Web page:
The Family International

From XFamily - Children of God

The Family International is a Christian cult formerly known as the Children of God, The Family of Love, and The Family. They have operated under many additional names through various fronts and projects. This group is the primary focus of this website.

Brief overview

The Family International was founded by claimed prophetic leader David Berg in 1968 in Huntington Beach, California, USA. It sprang from the Jesus Movement of the late 1960s, with many of its early converts drawn from the hippie movement. Due to its unusual emphasis on total commitment, it triggered the first organized anticult group (FREECOG), and the unconventional sexual practices which soon followed within the Children of God solidified its place among the movements prompting the cult controversy of the 1970s and 1980s in the United States and Europe.

As The Family grew and expanded around the world, so did its message—salvation, apocalypticism, spiritual "revolution" against the outside world they called "the System"—and resultant controversy. During the early to mid 1970s, the group initiated several radical methods of evangelism, including Flirty Fishing—using sex to show God's love and win converts and support.

Today, The Family's leadership is headed by Berg's widow Karen Zerby, under whom the group has both bowed to several reforms and initiated additional unconventional doctrines, including the "Loving Jesus revelation" which encourages members from the age of 14 to engage in a sexual relationship with Jesus.

The group's liberal sexuality and its publication and distribution of writings, photographs and videos advocating and documenting adult-child sexual contact and the sexualization of children have led to numerous reports of child abuse. Family leadership, admitting only that that some children were abused from 1978 until 1986, created policies prohibiting excessive discipline or any sexual contact between adults and minors. From 1989 until the present, The Family has issued numerous contradictory statements regarding when it enacted these policies and what these policies were. The Family has stated at various times that it banned and made adult-child sexual contact an excommunicable offense in 1985, 1986, 1987, 1988 and 1989. Investigations in several countries have found The Family to currently to be a safe environment for children, but such investigations have also brought to light a troubled past. Many critics do not trust The Family to police itself today, due in part to the group's policy of not turning child abusers over to civil authorities, and only excommunicating members who abused children after July 1989[1]. The Family requires individuals who report child abuse to a law enforcement agency or pursue legal action against an alleged abuser to leave the group's communal homes and move to a lower commitment membership status until the matter is resolved, after which they must reapply for their former membership status if they wish to return.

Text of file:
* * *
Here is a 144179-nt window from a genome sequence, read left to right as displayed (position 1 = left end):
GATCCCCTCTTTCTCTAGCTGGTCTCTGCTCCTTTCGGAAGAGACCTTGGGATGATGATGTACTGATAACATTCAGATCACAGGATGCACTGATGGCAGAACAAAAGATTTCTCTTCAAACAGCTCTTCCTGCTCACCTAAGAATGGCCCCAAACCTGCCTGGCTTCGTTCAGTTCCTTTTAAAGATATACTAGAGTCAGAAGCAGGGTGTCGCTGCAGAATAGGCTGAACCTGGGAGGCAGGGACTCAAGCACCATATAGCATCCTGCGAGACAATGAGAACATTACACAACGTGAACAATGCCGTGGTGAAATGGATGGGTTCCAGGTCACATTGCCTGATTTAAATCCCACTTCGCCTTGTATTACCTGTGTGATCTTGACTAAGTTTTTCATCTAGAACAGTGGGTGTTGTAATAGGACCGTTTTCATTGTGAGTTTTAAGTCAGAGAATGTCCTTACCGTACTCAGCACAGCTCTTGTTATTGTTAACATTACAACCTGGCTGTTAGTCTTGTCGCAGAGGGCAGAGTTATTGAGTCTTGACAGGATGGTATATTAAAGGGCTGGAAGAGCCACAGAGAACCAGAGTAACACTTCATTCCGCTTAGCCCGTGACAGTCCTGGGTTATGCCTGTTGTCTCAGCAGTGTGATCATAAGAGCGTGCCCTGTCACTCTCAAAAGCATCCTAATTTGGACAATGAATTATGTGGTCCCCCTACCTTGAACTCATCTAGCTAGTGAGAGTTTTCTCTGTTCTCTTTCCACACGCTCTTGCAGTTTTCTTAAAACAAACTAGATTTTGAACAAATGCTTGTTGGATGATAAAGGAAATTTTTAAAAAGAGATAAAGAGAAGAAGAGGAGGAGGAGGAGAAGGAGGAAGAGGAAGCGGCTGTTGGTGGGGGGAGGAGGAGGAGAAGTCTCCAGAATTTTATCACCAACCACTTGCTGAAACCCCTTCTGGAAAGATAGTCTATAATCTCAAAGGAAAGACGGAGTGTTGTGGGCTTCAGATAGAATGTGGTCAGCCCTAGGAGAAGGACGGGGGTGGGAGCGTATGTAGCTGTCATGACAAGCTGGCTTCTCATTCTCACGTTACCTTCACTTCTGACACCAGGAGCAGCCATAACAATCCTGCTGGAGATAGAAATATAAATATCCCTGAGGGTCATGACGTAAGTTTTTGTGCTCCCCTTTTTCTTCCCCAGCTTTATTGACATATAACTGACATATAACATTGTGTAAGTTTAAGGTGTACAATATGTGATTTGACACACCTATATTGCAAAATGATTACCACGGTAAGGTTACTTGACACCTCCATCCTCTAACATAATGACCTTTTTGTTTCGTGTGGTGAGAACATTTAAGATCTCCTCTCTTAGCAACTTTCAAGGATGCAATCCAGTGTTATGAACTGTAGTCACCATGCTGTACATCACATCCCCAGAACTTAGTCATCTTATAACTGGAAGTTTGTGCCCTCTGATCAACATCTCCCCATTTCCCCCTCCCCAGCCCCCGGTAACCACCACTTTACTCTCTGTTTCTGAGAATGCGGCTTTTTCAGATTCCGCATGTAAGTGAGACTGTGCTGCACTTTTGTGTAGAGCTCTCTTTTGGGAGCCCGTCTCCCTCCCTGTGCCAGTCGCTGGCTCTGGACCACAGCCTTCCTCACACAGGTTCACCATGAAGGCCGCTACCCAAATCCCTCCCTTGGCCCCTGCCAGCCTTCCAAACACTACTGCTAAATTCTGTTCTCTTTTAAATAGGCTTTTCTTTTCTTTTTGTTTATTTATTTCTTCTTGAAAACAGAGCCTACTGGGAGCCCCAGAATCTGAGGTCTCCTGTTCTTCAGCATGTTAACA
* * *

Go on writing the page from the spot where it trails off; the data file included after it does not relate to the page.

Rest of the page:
The Family's leadership believes these issues have been settled by its public apologies, but many former members are not satisfied, and are attempting to focus media attention and criminal investigations on the group.

The January 2005 murder of a former member by the leader's son Ricky Rodriguez and his subsequent suicide shocked both members and former members, and led to considerable, renewed media attention.

See also


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